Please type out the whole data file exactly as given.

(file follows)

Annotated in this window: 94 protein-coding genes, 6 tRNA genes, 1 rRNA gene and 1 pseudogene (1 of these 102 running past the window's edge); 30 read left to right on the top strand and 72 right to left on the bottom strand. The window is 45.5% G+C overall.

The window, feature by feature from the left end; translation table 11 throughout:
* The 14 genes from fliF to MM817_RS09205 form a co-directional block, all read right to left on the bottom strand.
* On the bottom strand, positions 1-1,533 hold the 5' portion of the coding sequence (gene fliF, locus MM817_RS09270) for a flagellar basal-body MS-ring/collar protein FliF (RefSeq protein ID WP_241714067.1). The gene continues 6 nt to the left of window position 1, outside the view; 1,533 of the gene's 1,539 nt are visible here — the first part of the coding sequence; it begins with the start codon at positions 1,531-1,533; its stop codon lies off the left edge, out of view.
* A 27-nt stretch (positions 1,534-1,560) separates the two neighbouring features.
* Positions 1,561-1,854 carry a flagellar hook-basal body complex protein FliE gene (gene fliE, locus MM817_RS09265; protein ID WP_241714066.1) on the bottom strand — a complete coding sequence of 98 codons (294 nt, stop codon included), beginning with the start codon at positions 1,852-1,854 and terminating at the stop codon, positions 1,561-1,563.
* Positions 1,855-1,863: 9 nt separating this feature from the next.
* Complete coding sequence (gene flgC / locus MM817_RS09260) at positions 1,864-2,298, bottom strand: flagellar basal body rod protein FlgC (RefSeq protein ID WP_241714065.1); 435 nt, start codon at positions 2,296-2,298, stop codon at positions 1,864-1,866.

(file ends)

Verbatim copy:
Annotated in this window: 94 protein-coding genes, 6 tRNA genes, 1 rRNA gene and 1 pseudogene (1 of these 102 running past the window's edge); 30 read left to right on the top strand and 72 right to left on the bottom strand. The window is 45.5% G+C overall.

The window, feature by feature from the left end; translation table 11 throughout:
* The 14 genes from fliF to MM817_RS09205 form a co-directional block, all read right to left on the bottom strand.
* On the bottom strand, positions 1-1,533 hold the 5' portion of the coding sequence (gene fliF, locus MM817_RS09270) for a flagellar basal-body MS-ring/collar protein FliF (RefSeq protein ID WP_241714067.1). The gene continues 6 nt to the left of window position 1, outside the view; 1,533 of the gene's 1,539 nt are visible here — the first part of the coding sequence; it begins with the start codon at positions 1,531-1,533; its stop codon lies off the left edge, out of view.
* A 27-nt stretch (positions 1,534-1,560) separates the two neighbouring features.
* Positions 1,561-1,854 carry a flagellar hook-basal body complex protein FliE gene (gene fliE, locus MM817_RS09265; protein ID WP_241714066.1) on the bottom strand — a complete coding sequence of 98 codons (294 nt, stop codon included), beginning with the start codon at positions 1,852-1,854 and terminating at the stop codon, positions 1,561-1,563.
* Positions 1,855-1,863: 9 nt separating this feature from the next.
* Complete coding sequence (gene flgC / locus MM817_RS09260) at positions 1,864-2,298, bottom strand: flagellar basal body rod protein FlgC (RefSeq protein ID WP_241714065.1); 435 nt, start codon at positions 2,296-2,298, stop codon at positions 1,864-1,866.